Other tribal elders in Helmand told The Times that communities were terrified by the prospect of US reinforcements and an increase in fighting. Some have been petitioning the Helmand Governor, promising to keep out the Taleban themselves if Western forces promise not to conduct operations in their areas, though some suggest that this is a tactic to protect the local drugs trade or even to buy local insurgents respite from attack.
The offers have echoes of the “Musa Qala deal” of 2006 in which British troops withdrew after receiving assurances that local tribes would prevent the Taleban from taking control; that deal was opposed by US officials and failed after four months, with the Taleban seizing the town.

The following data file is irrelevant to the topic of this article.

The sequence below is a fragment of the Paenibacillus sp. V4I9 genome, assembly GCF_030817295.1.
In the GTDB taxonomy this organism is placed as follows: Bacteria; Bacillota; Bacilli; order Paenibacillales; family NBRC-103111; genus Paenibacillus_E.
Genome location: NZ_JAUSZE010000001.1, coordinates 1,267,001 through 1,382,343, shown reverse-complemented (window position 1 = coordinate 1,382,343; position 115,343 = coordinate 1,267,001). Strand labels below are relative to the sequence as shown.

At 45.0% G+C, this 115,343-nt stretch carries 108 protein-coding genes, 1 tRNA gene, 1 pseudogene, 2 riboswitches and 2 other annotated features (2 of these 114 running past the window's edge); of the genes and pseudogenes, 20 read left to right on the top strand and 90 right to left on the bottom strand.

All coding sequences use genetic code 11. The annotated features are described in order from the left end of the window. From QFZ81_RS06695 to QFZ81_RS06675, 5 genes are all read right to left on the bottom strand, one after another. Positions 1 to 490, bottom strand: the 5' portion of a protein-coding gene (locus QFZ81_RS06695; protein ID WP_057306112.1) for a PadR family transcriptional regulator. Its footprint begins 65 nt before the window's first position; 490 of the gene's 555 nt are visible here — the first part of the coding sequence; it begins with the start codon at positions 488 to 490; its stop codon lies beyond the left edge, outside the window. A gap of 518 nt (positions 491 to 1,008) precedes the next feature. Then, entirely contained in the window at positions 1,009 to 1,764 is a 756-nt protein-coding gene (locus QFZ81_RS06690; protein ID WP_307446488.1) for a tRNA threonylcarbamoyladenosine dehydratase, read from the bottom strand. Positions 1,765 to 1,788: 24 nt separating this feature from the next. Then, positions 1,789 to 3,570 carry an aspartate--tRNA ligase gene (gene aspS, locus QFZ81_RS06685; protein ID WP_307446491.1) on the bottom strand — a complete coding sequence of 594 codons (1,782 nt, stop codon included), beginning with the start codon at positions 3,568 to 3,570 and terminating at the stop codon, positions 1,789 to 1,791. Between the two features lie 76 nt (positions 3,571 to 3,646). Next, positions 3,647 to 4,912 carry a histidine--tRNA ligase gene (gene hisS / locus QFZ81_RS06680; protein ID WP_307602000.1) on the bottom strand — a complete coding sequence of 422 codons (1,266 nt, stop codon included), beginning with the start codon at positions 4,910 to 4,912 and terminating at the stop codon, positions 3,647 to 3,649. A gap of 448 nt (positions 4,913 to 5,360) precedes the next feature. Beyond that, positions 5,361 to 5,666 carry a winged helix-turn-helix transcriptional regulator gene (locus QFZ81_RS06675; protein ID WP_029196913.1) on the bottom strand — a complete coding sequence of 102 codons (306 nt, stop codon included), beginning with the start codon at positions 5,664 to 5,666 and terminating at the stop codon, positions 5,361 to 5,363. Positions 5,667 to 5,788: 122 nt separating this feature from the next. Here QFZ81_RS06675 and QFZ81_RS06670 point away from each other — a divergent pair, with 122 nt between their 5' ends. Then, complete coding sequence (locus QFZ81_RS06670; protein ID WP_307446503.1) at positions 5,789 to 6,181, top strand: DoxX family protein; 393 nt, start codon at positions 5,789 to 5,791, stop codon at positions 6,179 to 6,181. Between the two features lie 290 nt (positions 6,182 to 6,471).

Since that time there have been persistent reports that the Taleban is worried that its credibility is being damaged, not just by the anarchy and violence the war has unleashed but also by charges of criminal behaviour. “There is a very big increase in the number of criminals in the Taleban in Helmand,” Mullah Mansoor said. “When someone grows poppy and the Government tries to stop him he says ‘I am a Taleb, you can’t touch me’. When he is a robber he says ‘I am a Taleb, you can’t touch me’; when he kills someone he says ‘I am a Taleb, you can’t touch me’.”
It is a charge that undermines the Taleban’s strongest suit: its reputation for bringing security and impartial, if brutal, justice.